• El desarrollo de nuevas vacunas
    Fernando González-Romo, Juan J. Picazo
    Enfermedades Infecciosas y Microbiología Clínica.2015; 33(8): 557.     CrossRef
  • Out of Africa, Into Global Health Security Agenda
    Hae-Wol Cho, Chaeshin Chu
    Osong Public Health and Research Perspectives.2014; 5(6): 313.     CrossRef
Original Articles
Cloning and Expression of Recombinant Tick-Borne Encephalitis Virus-like Particles in Pichia pastoris
Seok-Min Yun, Young Eui Jeong, Eunbyeol Wang, Ye-Ji Lee, Myung Guk Han, Chan Park, Won-Ja Lee, WooYoung Choi
Osong Public Health Res Perspect. 2014;5(5):274-278.   Published online October 31, 2014
DOI: https://doi.org/10.1016/j.phrp.2014.08.005
  • 2,108 View
  • 16 Download
  • 7 Citations
AbstractAbstract PDF
Objectives
The purpose of this study was to verify the feasibility of using the glyceraldehyde-3-phosphate dehydrogenase (GAP) promotor based Pichia pastoris expression system to produce tick-borne encephalitis virus (TBEV) virus-like particles (VLPs).
Methods
The complementary DNA encoding the TBEV prM signal peptide, prM, and E proteins of TBEV Korean strain (KrM 93) was cloned into the plasmid vector pGAPZɑA, then integrated into the genome of P. pastoris, under the control of the GAP promoter. Expression of TBEV VLPs was determined by Western blotting using monoclonal antibody against TBEV envelope (E) protein.
Results
Recombinant TBEV VLPs consisting of prM and E protein were successfully expressed using the GAP promoter-based P. pastoris expression system. The results of Western blotting showed that the recombinant proteins were secreted into the culture supernatant from the P. pastoris and glycosylated.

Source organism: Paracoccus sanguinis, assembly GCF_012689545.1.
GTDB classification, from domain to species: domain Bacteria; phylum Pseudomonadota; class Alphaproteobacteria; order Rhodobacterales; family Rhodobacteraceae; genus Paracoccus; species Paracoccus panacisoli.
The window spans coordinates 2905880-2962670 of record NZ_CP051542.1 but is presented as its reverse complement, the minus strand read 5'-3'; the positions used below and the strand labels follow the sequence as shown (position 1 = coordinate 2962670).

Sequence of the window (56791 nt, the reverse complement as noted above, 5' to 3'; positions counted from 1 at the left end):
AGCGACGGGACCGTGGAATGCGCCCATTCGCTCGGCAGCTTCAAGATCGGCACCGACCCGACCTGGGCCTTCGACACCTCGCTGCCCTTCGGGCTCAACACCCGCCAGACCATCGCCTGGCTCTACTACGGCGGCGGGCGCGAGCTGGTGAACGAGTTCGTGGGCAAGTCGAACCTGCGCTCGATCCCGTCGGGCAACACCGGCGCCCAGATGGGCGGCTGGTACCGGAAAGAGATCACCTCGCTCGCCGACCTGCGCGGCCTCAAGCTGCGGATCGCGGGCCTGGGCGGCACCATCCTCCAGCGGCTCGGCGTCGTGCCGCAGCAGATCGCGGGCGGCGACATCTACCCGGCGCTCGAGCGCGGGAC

Conclusion
This study suggests that recombinant TBEV VLPs from P. pastoris offer a promising approach to the production of VLPs for use as vaccines and diagnostic antigens.

Citations

Citations to this article as recorded by  
  • De novo transcriptome sequencing and comparative profiling of the ovary in partially engorged and fully engorged Haemaphysalis flava ticks
    Yu Zhao, Zhe-Hui Qu, Feng-Chao Jiao
    Parasitology International.2021; 83: 102344.     CrossRef
  • Flavivirus vaccines: Virus-like particles and single-round infectious particles as promising alternatives
    Esmeralda Cuevas-Juárez, Victoria Pando-Robles, Laura A. Palomares
    Vaccine.2021; 39(48): 6990.     CrossRef
  • NS1 Recombinant Proteins Are Efficiently Produced in Pichia pastoris and Have Great Potential for Use in Diagnostic Kits for Dengue Virus Infections